Cell Cycle Modulating Toxins Produced by Escherichia coli
István Tóth and Domonkos Sváb
from: Pathogenic Escherichia coli: Molecular and Cellular Microbiology (Edited by: Stefano Morabito). Caister Academic Press, U.K. (2014)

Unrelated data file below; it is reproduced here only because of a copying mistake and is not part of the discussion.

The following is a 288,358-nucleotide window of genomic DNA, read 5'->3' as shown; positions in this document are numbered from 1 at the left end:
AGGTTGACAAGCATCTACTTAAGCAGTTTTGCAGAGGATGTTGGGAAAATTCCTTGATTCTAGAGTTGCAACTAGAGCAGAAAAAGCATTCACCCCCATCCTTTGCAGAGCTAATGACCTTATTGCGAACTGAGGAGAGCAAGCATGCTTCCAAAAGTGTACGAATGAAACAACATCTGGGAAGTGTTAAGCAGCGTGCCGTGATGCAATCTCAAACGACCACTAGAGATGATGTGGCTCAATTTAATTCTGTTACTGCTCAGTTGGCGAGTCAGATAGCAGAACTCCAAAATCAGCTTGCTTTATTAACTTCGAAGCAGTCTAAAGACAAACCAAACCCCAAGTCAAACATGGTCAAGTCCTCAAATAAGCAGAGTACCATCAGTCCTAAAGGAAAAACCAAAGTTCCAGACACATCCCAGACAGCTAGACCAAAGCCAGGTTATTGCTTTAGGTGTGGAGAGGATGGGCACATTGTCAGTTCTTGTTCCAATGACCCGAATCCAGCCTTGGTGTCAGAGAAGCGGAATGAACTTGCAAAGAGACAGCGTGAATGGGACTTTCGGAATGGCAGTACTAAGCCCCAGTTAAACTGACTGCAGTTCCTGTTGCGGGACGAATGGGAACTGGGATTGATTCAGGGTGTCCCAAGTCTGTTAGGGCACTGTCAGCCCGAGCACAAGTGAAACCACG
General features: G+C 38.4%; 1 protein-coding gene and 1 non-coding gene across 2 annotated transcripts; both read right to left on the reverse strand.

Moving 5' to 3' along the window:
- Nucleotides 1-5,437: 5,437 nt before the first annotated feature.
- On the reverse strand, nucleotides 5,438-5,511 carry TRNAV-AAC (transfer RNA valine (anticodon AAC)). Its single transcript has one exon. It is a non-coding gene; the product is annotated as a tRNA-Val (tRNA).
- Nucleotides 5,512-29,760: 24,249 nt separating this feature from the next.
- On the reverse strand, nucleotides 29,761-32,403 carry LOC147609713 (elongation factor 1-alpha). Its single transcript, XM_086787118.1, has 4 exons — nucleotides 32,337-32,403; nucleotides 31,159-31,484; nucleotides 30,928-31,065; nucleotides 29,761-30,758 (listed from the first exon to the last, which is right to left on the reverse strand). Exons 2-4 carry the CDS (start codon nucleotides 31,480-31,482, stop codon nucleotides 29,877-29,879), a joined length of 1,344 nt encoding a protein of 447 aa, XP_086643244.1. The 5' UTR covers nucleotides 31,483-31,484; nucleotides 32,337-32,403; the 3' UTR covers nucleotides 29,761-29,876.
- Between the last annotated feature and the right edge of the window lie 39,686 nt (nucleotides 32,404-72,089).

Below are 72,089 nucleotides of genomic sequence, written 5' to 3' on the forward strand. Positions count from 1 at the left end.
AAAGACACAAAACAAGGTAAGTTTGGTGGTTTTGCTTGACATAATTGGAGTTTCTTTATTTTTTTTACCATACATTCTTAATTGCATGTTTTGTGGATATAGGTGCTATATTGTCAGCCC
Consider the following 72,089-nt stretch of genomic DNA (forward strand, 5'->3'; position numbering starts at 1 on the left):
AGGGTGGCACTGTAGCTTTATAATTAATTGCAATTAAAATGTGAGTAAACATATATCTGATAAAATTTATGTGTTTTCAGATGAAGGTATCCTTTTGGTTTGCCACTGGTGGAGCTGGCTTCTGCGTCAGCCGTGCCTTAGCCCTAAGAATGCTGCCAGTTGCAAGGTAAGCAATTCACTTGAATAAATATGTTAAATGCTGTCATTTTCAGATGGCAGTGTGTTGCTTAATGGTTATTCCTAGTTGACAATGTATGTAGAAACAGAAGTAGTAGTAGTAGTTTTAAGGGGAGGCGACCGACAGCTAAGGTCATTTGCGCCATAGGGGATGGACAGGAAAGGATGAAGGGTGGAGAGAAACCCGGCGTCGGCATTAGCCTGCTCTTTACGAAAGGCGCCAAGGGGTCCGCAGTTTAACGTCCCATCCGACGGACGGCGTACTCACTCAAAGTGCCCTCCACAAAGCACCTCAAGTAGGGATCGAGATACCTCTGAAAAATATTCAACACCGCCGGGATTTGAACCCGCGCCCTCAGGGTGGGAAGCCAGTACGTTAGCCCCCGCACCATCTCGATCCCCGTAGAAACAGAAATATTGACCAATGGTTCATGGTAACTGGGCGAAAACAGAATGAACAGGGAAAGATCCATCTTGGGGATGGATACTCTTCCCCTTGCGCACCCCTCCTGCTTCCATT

Pathogenic bacteria deploy numerous virulence mechanisms including adhesion/colonization, invasion, overcoming of host defences, and subversion of host cellular functions via/through/by secreted toxins and effectors (Kaper et al., 2004; Pizarro-Cerdá, and Cossart, 2006). Bacterial toxins and effectors that modulate the eukaryotic cell cycle establish a toxin family, termed cyclomodulins (Nougayrède et al., 2005; Oswald et al., 2005). Cyclomodulins are an emerging functional family of toxins that perturb the eukaryotic cell cycle machinery with various mechanisms and determine whether the infected cell will grow and divide or die (Oswald et al., 2005). In E. coli, so far four kinds of cyclomodulins have been identified: the Rho GTPase-activating cytotoxic necrotising factor toxins (CNF) 1 to 3 (Lemonnier et al., 2007), cytolethal lethal distending toxins (CDTs) I to V (Tóth et al., 2009), the cycle-inhibiting factor (Cif; Marchès et al., 2003) and the recently discovered colibactin (Nougayrède et al., 2006). CDTs, Cif, and colibactin block mitosis, while CNFs promote DNA replication without cytokinesis. CDTs and colibactin are genotoxins, while Cif does not cut the double-stranded DNA. Cyclomodulins are encoded by mobile genetic elements including genomic islands (CNF, colibactin, CDT), plasmids (CNF, CDT) and bacteriophages (Cif, CDT). In this review, we summarise the cyclomodulins produced by E. coli read more ...